|The Buddha reclining in the "lion's posture," as he did during his final nirvana, seen here in golden robes in Theravada Burma's Chauk Htat Gyi shrine (myanmartours.us).|
|Lion Posture, resting sleep-free (elwetritsche)|
Mindfulness and clear consciousness
|Having tamed the mind, the Buddha reflects ("Inner Worlds, Outer Worlds," REM Pub. Ltd.)|
|I'm going to do it at work (AA)|
'Come, meditator, be possessed of mindfulness [bare awareness] and clear consciousness, acting with clear consciousness whether you are approaching or departing, acting with clear consciousness whether you are looking ahead or looking around, acting with clear consciousness whether you are bending in or stretching out [the arms], acting with clear consciousness whether you are carrying the outer robe, the bowl or robe, acting with clear consciousness whether you are eating, drinking, munching, savoring, acting with clear consciousness whether you are responding to the calls of nature, acting with clear consciousness whether you are walking, standing, sitting, asleep, awake, talking, or remaining silent.'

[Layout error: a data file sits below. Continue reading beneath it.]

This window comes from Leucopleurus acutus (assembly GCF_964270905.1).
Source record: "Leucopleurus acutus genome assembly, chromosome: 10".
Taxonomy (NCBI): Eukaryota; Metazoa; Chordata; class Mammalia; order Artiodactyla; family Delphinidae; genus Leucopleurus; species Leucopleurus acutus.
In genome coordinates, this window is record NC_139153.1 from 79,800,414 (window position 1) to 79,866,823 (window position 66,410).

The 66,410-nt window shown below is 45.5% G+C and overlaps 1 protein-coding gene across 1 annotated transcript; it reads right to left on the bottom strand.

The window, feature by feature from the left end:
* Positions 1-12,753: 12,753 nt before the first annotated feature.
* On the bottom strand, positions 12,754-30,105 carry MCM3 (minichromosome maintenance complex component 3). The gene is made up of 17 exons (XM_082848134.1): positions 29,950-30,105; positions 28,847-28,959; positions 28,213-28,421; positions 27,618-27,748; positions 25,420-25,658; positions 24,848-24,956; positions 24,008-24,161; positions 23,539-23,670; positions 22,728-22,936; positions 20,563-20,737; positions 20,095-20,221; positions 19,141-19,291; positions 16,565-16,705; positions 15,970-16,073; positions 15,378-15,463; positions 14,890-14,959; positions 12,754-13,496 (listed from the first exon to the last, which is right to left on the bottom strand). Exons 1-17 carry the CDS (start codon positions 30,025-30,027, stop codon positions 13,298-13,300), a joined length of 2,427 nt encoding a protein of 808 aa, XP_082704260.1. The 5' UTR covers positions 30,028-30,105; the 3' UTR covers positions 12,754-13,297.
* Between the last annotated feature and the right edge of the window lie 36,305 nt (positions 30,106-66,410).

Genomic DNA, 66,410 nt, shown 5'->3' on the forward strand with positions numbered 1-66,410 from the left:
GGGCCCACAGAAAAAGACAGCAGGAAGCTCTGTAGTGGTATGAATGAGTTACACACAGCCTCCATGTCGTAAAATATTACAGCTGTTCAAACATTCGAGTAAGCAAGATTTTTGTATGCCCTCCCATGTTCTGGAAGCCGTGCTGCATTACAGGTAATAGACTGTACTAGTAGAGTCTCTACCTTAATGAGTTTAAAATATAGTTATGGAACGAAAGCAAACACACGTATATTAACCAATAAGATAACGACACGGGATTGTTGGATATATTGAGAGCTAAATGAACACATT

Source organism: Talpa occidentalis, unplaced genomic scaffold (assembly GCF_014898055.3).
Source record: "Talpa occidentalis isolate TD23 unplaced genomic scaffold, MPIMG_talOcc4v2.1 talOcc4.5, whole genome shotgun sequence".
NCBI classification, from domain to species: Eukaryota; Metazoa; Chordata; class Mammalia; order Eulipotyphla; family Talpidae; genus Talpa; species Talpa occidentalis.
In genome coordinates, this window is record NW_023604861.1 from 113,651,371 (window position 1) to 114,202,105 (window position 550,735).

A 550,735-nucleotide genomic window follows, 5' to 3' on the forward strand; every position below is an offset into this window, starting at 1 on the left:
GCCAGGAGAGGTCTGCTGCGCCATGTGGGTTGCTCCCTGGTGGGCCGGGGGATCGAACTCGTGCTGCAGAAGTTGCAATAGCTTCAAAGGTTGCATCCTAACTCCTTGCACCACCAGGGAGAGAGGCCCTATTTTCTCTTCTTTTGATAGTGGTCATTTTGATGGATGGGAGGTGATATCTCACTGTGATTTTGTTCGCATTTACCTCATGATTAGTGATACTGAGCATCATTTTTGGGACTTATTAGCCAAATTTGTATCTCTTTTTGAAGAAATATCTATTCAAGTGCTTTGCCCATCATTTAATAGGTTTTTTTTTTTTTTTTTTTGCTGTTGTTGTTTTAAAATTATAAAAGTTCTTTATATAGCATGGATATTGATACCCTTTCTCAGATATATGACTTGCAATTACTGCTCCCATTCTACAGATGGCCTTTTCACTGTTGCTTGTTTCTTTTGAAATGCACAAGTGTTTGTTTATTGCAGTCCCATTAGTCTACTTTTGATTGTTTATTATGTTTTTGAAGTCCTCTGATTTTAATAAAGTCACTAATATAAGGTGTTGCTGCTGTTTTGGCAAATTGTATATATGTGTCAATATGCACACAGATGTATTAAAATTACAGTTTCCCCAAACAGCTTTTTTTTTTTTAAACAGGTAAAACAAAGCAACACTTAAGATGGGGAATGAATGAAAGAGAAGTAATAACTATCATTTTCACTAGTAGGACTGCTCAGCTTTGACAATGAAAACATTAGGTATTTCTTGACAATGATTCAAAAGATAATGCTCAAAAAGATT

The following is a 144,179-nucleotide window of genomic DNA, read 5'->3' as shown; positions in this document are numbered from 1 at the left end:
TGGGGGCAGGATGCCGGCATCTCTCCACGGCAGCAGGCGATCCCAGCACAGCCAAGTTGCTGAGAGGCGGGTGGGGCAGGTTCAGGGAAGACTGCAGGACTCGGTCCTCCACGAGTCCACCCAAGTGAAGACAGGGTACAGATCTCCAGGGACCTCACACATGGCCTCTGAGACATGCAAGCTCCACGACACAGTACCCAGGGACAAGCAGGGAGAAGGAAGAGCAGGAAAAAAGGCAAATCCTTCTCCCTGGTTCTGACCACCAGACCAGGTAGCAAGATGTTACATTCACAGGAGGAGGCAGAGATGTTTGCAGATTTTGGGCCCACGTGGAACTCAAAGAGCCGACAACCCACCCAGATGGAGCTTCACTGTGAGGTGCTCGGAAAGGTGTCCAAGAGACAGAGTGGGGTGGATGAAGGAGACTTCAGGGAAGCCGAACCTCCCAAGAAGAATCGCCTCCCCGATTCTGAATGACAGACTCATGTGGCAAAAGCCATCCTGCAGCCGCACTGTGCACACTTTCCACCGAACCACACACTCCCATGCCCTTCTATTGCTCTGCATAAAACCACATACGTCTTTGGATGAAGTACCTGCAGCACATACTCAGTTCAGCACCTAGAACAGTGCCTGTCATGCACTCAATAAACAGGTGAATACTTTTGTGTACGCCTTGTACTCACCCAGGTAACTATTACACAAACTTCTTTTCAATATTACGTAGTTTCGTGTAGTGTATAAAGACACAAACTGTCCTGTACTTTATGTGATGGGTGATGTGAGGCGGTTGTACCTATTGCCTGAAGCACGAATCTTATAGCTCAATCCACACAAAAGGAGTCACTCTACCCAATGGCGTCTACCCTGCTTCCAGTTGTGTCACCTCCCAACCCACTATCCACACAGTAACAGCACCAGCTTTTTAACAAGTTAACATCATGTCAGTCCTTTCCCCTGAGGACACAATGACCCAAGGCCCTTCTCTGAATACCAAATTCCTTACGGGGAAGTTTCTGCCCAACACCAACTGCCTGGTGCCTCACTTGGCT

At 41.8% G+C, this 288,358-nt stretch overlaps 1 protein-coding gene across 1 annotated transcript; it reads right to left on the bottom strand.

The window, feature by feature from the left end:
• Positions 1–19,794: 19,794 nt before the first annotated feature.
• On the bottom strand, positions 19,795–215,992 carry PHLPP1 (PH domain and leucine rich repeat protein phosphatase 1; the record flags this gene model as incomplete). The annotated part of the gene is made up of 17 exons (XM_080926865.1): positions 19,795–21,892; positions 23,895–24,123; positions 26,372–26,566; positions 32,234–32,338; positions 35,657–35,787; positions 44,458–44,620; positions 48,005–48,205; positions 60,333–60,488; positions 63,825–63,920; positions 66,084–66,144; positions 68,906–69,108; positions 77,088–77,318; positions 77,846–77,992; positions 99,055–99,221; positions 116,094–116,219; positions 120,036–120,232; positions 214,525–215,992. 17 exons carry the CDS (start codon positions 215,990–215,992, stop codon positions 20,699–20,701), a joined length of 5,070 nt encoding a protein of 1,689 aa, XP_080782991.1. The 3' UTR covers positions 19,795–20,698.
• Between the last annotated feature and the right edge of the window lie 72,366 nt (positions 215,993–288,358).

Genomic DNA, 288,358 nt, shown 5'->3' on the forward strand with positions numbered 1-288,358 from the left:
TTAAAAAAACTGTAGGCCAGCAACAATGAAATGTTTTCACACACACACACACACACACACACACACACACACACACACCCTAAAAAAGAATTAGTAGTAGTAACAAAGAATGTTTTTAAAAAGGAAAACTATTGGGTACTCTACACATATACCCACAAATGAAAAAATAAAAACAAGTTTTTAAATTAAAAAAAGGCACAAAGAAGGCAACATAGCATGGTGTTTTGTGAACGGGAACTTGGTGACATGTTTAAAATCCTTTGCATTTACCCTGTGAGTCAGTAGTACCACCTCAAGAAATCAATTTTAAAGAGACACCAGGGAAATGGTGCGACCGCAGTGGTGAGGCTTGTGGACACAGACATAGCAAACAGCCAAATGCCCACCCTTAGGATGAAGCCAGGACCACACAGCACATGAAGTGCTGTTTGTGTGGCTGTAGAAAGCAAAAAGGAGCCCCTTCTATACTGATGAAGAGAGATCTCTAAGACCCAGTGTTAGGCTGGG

Overcoming of the Five Hindrances
|There are many techniques: pick one; do it.|
"On returning from alms-gathering after the meal, the meditator sits down crosslegged, holding the back erect, having made mindfulness rise up in front. And getting rid of covetousness for the world, one dwells with a mind [a heart] devoid of covetousness, as one cleanses the mind of covetousness.
"Getting rid of the taint of ill-will, one dwells benevolent in mind. Compassionate and merciful towards all creatures and beings, one cleanses the mind of ill-will.
"Getting rid of sloth and torpor, one dwells [energetically and vigilantly]. Perceiving the light [an apparent reference to a nimitta, the meditator's "counterpart sign," an inner light that arises in the mind's eye], mindful and clearly conscious one cleanses the mind of sloth and torpor.
"Getting rid of restlessness and worry [stress and remorse, hyperactivity and misgivings], one dwells calmly. The mind inwardly tranquil, one cleanses the mind of restlessness and worry.
"Getting rid of doubt, one dwells having crossed over doubts. Unperplexed as to which states are skillful [kusala, also translated as beneficial, salutary, profitable, or karmically-wholesome], one cleanses the mind of doubt.